Should Zinc Be in Your Skincare Routine?

Yes, it's found in your favorite mineral sunscreens, but there's so much more to the derm-loved ingredient.

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CLEAN SLATE: Should Zinc Be in Your Skincare Routine?
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When zinc is mentioned in relation to our skincare, we're often referring to sunscreen. There's long been a debate about mineral vs chemical sunscreens, with the former featuring zinc oxide as one of its prime ingredients to UV rays off the skin. However, there's so much more to zinc than just being an ingredient in your favorite mineral sunscreen.

In recent months, the TikTok beauty community has taken to praising zinc for its anti-acne benefits, with a viral video even touting Head & Shoulders shampoo as a gold standard solution thanks to its zinc-heavy formula designed to tackle dandruff.

So, to learn more about zinc and its many skin and health benefits, we tapped three experts to break it all down, including how to start incorporating the ingredient in our skincare routines.

What is zinc?

Before going into how zinc works in skincare, let's scale it back.

"Zinc is one of the most common trace minerals found in the body. It is found in every cell in our body and it is essential for their proper function," explains cosmetic chemist, Ron Robinson, of the skincare brand BeautyStat. He goes on to explain that since zinc is so essential in maintaining our health, a deficiency in it can cause hair loss, acne, slow wound healing, and vision problems. 

Joshua Zeichner, M.D., the Director of Cosmetic & Clinical Research in Dermatology at Mount Sinai Hospital in Manhattan, further explains that zinc is typically absorbed into the body through our diets. (He calls out poultry, shellfish, and meat, specifically, but says supplements work as well.)

"In the skin, [zinc] is an essential co-factor for proper functioning of the cells themselves," Dr. Zeichner continues. Beyond diet, Robinson confirms that zinc can also provide benefits when applied topically.

What are the benefits of using zinc in skincare?

There are multiple ways zinc benefits the skin. For starters, Joseph Cabasso, President of Mario Badescu Skin Care, says it's a suitable ingredient for people of all skin types.

Furthermore, he says zinc has anti-inflammatory properties and is known to aid in wound-healing. As it's anti-inflammatory, Cabasso adds that it's a great ingredient for those with sensitive skin. And Dr. Zeichner adds that for this reason, and the fact that it's an antiseptic, zinc is also touted as a champion ingredient in anti-acne products, such as Jori's Acne & Oil Control Primer and BeautyStat's Universal Microbiome Purifying Radiance Mask.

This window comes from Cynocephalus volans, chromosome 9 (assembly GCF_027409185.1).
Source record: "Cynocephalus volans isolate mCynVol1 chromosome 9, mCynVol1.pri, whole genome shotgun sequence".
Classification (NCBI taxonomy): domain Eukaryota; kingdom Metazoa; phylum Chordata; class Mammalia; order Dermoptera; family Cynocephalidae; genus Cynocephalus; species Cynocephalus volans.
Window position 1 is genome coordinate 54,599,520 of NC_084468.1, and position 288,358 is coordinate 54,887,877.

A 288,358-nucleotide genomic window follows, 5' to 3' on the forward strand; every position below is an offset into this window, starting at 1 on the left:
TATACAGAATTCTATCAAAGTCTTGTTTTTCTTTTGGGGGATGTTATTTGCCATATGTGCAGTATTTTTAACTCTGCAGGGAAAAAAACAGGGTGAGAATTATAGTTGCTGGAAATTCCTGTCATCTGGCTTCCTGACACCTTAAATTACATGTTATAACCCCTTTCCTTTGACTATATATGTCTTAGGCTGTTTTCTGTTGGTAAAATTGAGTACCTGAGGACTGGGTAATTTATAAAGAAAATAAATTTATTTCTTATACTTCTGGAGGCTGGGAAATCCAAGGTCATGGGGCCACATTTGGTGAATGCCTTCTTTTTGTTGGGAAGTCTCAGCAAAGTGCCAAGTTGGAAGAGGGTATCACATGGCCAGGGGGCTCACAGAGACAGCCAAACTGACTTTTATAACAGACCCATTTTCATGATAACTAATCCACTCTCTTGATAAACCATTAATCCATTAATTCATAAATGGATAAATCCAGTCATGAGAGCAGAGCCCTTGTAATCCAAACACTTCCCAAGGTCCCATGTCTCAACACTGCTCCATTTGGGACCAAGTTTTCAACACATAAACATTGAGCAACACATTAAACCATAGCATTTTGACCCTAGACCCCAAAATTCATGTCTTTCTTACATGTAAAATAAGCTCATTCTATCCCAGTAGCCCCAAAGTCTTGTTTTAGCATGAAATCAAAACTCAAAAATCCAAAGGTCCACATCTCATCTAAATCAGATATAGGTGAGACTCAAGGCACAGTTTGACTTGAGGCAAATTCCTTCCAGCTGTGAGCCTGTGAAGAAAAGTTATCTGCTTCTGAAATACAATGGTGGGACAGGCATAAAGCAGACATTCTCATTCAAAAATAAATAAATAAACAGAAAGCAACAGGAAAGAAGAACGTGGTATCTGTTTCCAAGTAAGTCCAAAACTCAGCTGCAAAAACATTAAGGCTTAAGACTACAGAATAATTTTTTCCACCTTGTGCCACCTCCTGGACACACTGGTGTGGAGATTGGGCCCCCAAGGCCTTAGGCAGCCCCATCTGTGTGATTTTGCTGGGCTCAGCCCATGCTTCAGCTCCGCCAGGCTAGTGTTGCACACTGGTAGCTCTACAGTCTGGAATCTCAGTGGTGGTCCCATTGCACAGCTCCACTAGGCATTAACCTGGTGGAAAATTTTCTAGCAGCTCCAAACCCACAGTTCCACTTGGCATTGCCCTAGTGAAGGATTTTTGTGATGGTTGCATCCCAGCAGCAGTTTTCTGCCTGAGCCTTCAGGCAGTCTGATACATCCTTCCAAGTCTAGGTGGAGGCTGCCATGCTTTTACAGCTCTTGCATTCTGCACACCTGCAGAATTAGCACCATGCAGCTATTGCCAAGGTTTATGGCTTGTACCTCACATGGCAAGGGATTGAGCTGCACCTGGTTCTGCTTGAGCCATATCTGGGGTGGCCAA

Of course, we must talk about zinc's UV-protective qualities, too. "In sunscreen, zinc oxide is one of the main filters used and is wonderful for sensitive skin because it's not being absorbed into the skin so it's less irritating for those with acne, rosacea, and eczema," explains Cabasso, who recommends Mario Badescu's Mineral Sunscreen SPF 30.

Lastly, both he and Robinson suggest zinc stimulates collagen production. In fact, studies have found that zinc supplementation slows down the degradation of collagen and increases collagen stability.

Are there side effects of using zinc on your skin?

Since it's a topical ingredient that's generally safe for all skin types, there are few side effects to be wary of. The exception, of course, is if you're allergic to it. "The only side effect I’ve heard of is skin irritation for those who are sensitive to it," confirms Cabasso. Furthermore, Robinson urges people who are pregnant or nursing to consult their physicians, just to be safe. (Overdoing zinc intake via diet or supplementation is another story. Robinson says it can cause nausea, vomiting, and headaches.)

What's the best way to use zinc in your skincare routine?

There are several ways to incorporate zinc into your daily routine, the most obvious being through a balanced diet. Skincare-wise, though, Cabasso suggests doing a quick patch test under your jawline or behind your ears before slathering it all over your face — just in case.

As for topical products, Robinson says that cleansers, masks, creams, lotions, and serums are great delivery systems for zinc depending on the benefit you’re seeking. 

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